The cheat: If you’re short on time, cutting everything into smaller pieces will make it cook faster.
A Loaf of Bread
Go ahead, blow your own mind. If the idea of baking bread at home conjures visions of your grandmother’s countertop bread machine or flour-coated bakery staff, know that Jim Leahy changed all that. The owner of Sullivan Street Bakery in NYC developed a technique that requires no kneading, no special equipment, and very little effort—time does all the work here. Simply mix the ingredients well, refrigerate for at least a day, shape, and bake in a dutch oven, which creates a perfect bread-baking environment. It might be a one-time experiment, but who knows? Maybe you’ll become your own carb queen.
The cheat: Sorry folks, homemade bread doesn’t get any simpler than this.
The Caesar salad is enjoying a highbrow renaissance, and we are HERE FOR IT. Whether you go romaine or kale, as a side or a main, just make sure you make more than you think you need. It won’t last.
The cheat: If you use kale or another hearty green, you can double the recipe and have leftovers the next day.
For someone who cooks as much as I do, I have bombed an embarrassing number of pots of rice. Then I realized that the one-size-fits all recipes I was using were leading me astray. Different varieties of rice require different proportions of water, so check the bag before you get started.
The cheat: If you’ve got the space, buy a rice cooker! Seriously, I hate an extra gadget cluttering my countertop as much as the next apartment-dweller, but mine is worth its weight in gold. (It's light.)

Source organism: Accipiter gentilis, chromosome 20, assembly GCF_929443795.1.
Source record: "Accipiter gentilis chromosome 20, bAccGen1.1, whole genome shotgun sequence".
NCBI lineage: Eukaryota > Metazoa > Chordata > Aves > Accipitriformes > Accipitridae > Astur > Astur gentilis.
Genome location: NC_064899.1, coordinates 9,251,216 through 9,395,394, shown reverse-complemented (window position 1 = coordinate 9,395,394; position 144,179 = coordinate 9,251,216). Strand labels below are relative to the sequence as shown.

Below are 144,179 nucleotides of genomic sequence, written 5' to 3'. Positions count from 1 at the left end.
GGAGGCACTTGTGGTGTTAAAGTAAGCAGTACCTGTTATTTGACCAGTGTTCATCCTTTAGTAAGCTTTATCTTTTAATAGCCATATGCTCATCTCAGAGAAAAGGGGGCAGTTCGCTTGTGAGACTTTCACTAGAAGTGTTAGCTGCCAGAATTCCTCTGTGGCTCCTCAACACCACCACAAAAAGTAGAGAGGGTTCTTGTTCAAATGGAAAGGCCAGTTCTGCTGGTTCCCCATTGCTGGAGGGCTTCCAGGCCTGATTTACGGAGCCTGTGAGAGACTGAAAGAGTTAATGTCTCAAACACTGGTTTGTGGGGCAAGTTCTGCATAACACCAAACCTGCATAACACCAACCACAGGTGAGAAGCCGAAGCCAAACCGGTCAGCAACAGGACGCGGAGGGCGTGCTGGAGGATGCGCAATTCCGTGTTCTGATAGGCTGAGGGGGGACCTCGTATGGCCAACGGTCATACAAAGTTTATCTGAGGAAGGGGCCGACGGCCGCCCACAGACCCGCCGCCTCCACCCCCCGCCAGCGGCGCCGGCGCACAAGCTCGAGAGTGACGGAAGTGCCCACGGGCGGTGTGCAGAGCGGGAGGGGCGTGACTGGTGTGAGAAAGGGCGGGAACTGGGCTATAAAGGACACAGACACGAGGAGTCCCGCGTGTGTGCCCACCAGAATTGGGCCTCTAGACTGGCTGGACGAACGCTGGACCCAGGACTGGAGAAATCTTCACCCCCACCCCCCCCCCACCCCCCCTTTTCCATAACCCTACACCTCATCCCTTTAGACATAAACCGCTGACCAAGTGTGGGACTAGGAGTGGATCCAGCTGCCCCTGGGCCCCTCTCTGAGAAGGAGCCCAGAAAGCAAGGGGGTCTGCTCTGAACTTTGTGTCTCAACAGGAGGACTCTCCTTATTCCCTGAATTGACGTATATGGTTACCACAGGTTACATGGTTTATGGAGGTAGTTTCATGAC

Roasting vegetables is the ideal non-recipe recipe. Cut your vegetable into bite-size, uniform (so they cook at the same rate) pieces, toss them in an oil of your choosing, season, and spread out on a parchment lined sheet pan (for the sake of cleanup), and bake them at around 400º until they look like something you want to eat. Spear one gently to make sure it's cooked through. If you can, spread the pieces out so they are not touching – maximizing the exposure to the dry, hot air gives you the delicious crusty bits. If your vegetables are crowded, they’ll just steam.
The cheat: For vegetables that take a bit longer to cook, like root vegetables, potatoes, or winter squashes, pierce about five times all over, and microwave for four minutes per vegetable while the oven is pre-heating to par-cook.
Visit Gimme Some Oven for a recipe, but really, you can do this without one.
Making killer risotto isn’t hard, it just takes patience and at least one strong bicep. The good news is that once you open the wine for the recipe, you can pour yourself a glass to fortify yourself for the half hour of stirring that awaits you.
The cheat: Throw it all in an instant pot.
Whole Side of Salmon
A whole side of salmon is a deceptively simple dinner party showstopper. It comes together in a flash and can be served hot, cold, or at room temperature. It’s also season-less, so once you get a technique that you love, you can switch it up to match the weather outside.
The cheat: When your guests arrive to find you with a drink in hand, ready to sit down and hang out, they’ll start looking around for any tell of a cheat. But they can snoop for delivery clues all they want; you’re just a newly minted 30-year-old culinary maverick.